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Quebec sees “months” before reaching an agreement with doctors and nurses

Photo: Ivan Balvan Getty Images In emails sent in the days preceding June 1, several patients learned that the offer of front-line appointments could not be maintained in the absence of an agreement.

François Carabin and Isabelle Porter in Quebec

Published yesterday at 1:47 p.m. Updated yesterday at 7:40 p.m.

  • Quebec

The Quebec government is still “very far” from reaching an agreement with family doctors and nurses on their salaries and conditions of practice, but Prime Minister François Legault is giving up on a possible special law. “We are not there,” he declared on Friday.

At a press conference on the occasion of a review organized before the summer break, the head of the CAQ government admitted that the discussions started with the Federation of General Practitioners of Quebec (FMOQ) and the Interprofessional Health Federation (FIQ), which represents nurses, could still stretch over “several months” before 'to succeed.

“It might still be a long time, unfortunately,” he said.

In the preceding minutes, the CAQ elected official had welcomed the agreements concluded this winter with the Common Trade Union Front and the Autonomous Education Federation. “On the other hand, unfortunately, the health issue is still not resolved,” he said.

The FIQ collective agreement and the agreement- framework of the FMOQ have both expired.

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Doctors already “very, very well paid”

Despite the potential effects on appointment making, François Legault maintains a hard line against health network unions. Family doctors, in particular, “are already very, very well paid,” he said.

“We are going to fight, we are ready to fight to the end for patients, for Quebecers. And we will not do what other governments have done before: that is to say, give up after a certain time,” he said.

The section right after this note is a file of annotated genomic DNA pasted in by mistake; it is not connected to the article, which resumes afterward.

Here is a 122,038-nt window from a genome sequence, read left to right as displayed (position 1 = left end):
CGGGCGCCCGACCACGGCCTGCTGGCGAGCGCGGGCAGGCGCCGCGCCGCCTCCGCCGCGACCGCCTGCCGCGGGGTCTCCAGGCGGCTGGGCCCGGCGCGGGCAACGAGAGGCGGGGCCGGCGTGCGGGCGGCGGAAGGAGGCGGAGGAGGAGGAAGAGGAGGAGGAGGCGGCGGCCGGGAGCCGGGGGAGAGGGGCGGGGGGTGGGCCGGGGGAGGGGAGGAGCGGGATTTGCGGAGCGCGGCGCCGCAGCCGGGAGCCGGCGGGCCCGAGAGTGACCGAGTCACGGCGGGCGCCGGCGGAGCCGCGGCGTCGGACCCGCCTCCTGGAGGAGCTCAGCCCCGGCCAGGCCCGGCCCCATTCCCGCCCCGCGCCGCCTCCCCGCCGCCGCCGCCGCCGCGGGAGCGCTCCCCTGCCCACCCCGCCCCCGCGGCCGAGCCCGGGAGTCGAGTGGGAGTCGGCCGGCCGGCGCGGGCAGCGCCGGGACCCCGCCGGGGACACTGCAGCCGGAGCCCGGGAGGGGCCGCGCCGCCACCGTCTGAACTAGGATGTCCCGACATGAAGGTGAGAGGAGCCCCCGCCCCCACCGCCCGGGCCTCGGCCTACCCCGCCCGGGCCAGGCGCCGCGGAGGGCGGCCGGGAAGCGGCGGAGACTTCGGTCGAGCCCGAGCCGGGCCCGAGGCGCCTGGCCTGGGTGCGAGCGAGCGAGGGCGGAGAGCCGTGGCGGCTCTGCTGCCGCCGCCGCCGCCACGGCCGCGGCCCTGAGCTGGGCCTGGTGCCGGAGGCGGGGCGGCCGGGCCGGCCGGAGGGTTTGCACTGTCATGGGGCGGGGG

As summer approaches, Mr. Legault wants “family doctors to still be responsible.” “But when I look at the state of the negotiations, we are very far from an agreement,” he repeated.

The FMOQ and the Legault government had until last Saturday to conclude an agreement allowing appointments to be made for orphan patients through the First Line Access Counter (GAP). On this level, things are progressing, indicated the office of the Minister of Health, Christian Dubé, at Duty, Friday.

“The Prime Minister was referring to the framework agreement, rather than the GAP agreement, when “he mentioned that negotiations could take several months,” wrote the minister's press secretary, Audrey Noiseux.

In emails sent in the days preceding the he deadline of June 1, hundreds of thousands of patients had learned that the offer of front-line appointments could not be maintained without an agreement.

“It may be long”

The Federation of General Practitioners of Quebec (FMOQ) also hopes to get there “ quickly” to an agreement on the GAP, indicated an internal source to Devoir after the Prime Minister's review press briefing.

As for the big negotiation (“the framework agreement”), it is realistic to think that it will last for months, as Mr. Legault suggests, since there has not been much work done. , we report.

On the nurses' side too, we expect the negotiation to drag on, indicates the vice-president of the FIQ, Jerome Rousseau. “It might be a long time,” he said in an interview on Friday. “We agree on the objectives – the quality and safety of care – but not on the means. »

Teilor Stone

By Teilor Stone

Teilor Stone has been a reporter on the news desk since 2013. Before that she wrote about young adolescence and family dynamics for Styles and was the legal affairs correspondent for the Metro desk. Before joining Thesaxon , Teilor Stone worked as a staff writer at the Village Voice and a freelancer for Newsday, The Wall Street Journal, GQ and Mirabella. To get in touch, contact me through my teilor@nizhtimes.com 1-800-268-7116